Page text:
The service formerly was only available online and on Apple’s iOS platform, where it has had an app available for about a year. But in expanding to Android, as TechCrunch reports, Airbnb has reworked its entire mobile experience with an eye toward reaching more customers and providing more services. While the iPhone app has been popular, seeing some 500,000 downloads and around 125,000 active users of the social service, Airbnb says its biggest complaint has been the lack of an Android app.

Airbnb is technically a travel app, although it doesn’t help facilitate flights or car rentals like others in the category. Instead, Airbnb focuses on helping users find accommodations when they arrive, and it does so through a bit of social networking. It’s a “community marketplace,” meaning users log-in to both offer accommodations and to find and book them. That allows Airbnb to show off places to stay that have some pretty reasonable prices, and it also touts the ability to book your accommodations day-of through the app or website.

In making the jump to Android, which the company notes enjoys some 48 percent of the smartphone market worldwide, Airbnb hopes to expand to become more of a global service. Already the app covers more than 19,000 cities in 192 countries, and it’s expecting its user base to double with the expansion to Android with compatibility for more than 100 devices and in five different languages.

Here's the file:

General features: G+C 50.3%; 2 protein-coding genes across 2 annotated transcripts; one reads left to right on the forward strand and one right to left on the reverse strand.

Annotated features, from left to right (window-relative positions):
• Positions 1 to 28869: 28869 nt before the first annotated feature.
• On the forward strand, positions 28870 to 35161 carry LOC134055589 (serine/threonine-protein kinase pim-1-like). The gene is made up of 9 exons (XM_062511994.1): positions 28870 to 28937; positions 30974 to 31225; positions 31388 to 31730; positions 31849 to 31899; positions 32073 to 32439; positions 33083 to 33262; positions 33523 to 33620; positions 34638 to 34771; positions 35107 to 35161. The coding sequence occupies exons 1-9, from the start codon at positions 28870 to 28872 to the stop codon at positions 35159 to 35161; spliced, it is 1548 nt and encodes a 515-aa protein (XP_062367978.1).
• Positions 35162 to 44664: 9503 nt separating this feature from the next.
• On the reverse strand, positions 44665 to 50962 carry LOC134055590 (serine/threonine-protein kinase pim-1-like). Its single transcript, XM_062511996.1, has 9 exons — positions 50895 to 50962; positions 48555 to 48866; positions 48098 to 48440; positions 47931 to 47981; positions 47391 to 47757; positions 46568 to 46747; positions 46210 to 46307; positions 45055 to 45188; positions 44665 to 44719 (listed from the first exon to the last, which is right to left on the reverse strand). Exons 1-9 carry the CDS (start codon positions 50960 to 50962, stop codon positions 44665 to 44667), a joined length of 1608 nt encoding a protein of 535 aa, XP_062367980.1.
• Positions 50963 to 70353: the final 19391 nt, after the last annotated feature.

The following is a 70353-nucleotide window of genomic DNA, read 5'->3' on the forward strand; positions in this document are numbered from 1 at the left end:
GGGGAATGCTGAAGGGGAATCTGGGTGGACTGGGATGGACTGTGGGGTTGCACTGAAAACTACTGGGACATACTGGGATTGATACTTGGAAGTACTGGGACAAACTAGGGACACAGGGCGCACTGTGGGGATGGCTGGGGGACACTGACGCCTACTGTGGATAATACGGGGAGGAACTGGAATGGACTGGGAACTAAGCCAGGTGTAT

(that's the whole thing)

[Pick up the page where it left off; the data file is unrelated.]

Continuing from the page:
The Android app offers users a lot of quick and easy functions, as well. It’s possible to make reservations, decline reservations, message users and post about properties and accommodations on offer through the app, set prices and keep track of guests. Airbnb has also reworked its web app for mobile as well – so even if you don’t have the Android native app, you can still use your smartphone or tablet to make use of a host of features through a mobile web browser.

Airbnb saw some success and some failures in 2011, with a bit of a PR debacle that resulted after a guest trashed the home of someone using the service to supply accommodations. But after the initial struggle by the customer to get help from Airbnb’s side, the issue was resolved and the company has strengthened its efforts both in terms of safety and support. Airbnb has had time to learn from its mistakes and to make its entire service better before jumping to Android, and users should benefit from the time spent learning the ropes on iOS before expanding to the larger user base on Google’s platform. And it sounds like there are even more updates in the pipe that will continue to expand Airbnb’s service.